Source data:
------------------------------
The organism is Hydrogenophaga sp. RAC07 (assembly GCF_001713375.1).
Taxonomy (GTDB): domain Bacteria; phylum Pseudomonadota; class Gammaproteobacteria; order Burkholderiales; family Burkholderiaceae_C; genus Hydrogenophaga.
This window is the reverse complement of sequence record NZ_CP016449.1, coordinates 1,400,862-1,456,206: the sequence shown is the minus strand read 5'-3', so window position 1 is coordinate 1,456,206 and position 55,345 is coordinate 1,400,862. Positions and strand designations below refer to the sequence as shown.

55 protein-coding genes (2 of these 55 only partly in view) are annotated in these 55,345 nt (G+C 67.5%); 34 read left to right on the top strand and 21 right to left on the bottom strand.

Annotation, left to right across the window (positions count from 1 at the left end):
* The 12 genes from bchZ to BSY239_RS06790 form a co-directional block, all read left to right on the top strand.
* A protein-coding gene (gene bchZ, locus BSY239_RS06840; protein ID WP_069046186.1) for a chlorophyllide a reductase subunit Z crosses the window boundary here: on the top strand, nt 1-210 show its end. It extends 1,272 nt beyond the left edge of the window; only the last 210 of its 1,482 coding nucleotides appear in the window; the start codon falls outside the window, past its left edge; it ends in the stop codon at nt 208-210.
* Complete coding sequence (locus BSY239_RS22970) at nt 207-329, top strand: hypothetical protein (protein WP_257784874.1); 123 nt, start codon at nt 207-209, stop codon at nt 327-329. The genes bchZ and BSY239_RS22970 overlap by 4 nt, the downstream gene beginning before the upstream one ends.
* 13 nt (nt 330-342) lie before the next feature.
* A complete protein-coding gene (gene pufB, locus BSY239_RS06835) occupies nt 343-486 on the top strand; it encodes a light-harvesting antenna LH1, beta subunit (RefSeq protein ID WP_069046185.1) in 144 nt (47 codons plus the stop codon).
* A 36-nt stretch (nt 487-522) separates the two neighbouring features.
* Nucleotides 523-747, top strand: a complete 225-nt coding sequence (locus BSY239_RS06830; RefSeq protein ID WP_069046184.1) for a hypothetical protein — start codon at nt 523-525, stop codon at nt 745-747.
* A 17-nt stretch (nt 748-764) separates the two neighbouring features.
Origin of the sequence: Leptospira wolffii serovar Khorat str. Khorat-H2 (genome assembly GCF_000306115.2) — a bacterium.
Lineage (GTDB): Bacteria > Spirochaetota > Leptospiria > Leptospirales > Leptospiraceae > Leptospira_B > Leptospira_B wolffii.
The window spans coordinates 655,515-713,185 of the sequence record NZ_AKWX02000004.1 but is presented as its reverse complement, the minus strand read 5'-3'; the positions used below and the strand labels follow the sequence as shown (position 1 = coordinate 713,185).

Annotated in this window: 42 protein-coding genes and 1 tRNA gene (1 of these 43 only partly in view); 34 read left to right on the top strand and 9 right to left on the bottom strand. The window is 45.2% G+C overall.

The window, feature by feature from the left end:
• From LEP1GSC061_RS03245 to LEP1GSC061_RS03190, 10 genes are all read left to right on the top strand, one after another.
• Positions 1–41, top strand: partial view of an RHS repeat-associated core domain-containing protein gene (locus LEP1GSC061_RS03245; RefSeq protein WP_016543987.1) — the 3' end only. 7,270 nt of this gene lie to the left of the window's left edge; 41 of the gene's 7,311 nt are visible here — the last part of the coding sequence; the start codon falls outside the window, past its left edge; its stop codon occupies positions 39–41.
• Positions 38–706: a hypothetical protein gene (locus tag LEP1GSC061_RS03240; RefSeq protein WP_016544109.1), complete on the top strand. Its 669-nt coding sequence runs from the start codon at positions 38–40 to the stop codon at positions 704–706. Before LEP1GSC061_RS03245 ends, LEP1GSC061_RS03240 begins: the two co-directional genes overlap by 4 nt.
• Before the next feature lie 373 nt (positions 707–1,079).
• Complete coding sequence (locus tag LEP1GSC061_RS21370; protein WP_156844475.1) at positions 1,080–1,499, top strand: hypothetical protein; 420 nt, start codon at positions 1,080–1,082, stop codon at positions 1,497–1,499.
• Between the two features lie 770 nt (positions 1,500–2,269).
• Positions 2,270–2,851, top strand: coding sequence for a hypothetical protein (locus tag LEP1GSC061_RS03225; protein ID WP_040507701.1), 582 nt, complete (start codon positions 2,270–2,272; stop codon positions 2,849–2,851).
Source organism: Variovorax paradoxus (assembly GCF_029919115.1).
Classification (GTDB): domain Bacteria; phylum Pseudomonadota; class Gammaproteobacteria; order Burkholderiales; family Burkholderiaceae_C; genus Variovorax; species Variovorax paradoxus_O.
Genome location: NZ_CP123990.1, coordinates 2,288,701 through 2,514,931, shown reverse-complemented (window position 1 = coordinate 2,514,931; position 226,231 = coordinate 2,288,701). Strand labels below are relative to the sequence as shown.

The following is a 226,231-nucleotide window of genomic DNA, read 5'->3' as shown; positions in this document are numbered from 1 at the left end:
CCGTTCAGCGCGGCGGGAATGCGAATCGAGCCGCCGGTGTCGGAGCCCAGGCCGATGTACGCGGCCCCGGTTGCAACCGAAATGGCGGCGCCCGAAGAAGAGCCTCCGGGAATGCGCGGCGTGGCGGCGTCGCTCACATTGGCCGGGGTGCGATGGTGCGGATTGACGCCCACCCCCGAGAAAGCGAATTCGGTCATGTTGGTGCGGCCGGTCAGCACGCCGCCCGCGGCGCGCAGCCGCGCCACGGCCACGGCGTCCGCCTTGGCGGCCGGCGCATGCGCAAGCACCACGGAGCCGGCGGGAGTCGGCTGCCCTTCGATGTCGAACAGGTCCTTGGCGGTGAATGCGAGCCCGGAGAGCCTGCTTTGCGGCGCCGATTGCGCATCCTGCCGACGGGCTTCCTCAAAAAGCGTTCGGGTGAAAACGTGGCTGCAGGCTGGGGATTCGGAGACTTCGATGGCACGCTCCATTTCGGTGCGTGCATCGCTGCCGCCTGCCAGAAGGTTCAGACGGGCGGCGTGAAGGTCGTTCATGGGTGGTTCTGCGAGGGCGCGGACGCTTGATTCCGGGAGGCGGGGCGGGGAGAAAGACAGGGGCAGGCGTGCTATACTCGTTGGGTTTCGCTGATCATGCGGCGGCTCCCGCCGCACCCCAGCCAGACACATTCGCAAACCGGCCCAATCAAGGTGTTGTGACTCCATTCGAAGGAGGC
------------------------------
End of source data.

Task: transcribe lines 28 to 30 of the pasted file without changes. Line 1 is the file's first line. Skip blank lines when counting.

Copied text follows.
Genome location: NZ_CP123990.1, coordinates 2,288,701 through 2,514,931, shown reverse-complemented (window position 1 = coordinate 2,514,931; position 226,231 = coordinate 2,288,701). Strand labels below are relative to the sequence as shown.

The following is a 226,231-nucleotide window of genomic DNA, read 5'->3' as shown; positions in this document are numbered from 1 at the left end:
CCGTTCAGCGCGGCGGGAATGCGAATCGAGCCGCCGGTGTCGGAGCCCAGGCCGATGTACGCGGCCCCGGTTGCAACCGAAATGGCGGCGCCCGAAGAAGAGCCTCCGGGAATGCGCGGCGTGGCGGCGTCGCTCACATTGGCCGGGGTGCGATGGTGCGGATTGACGCCCACCCCCGAGAAAGCGAATTCGGTCATGTTGGTGCGGCCGGTCAGCACGCCGCCCGCGGCGCGCAGCCGCGCCACGGCCACGGCGTCCGCCTTGGCGGCCGGCGCATGCGCAAGCACCACGGAGCCGGCGGGAGTCGGCTGCCCTTCGATGTCGAACAGGTCCTTGGCGGTGAATGCGAGCCCGGAGAGCCTGCTTTGCGGCGCCGATTGCGCATCCTGCCGACGGGCTTCCTCAAAAAGCGTTCGGGTGAAAACGTGGCTGCAGGCTGGGGATTCGGAGACTTCGATGGCACGCTCCATTTCGGTGCGTGCATCGCTGCCGCCTGCCAGAAGGTTCAGACGGGCGGCGTGAAGGTCGTTCATGGGTGGTTCTGCGAGGGCGCGGACGCTTGATTCCGGGAGGCGGGGCGGGGAGAAAGACAGGGGCAGGCGTGCTATACTCGTTGGGTTTCGCTGATCATGCGGCGGCTCCCGCCGCACCCCAGCCAGACACATTCGCAAACCGGCCCAATCAAGGTGTTGTGACTCCATTCGAAGGAGGC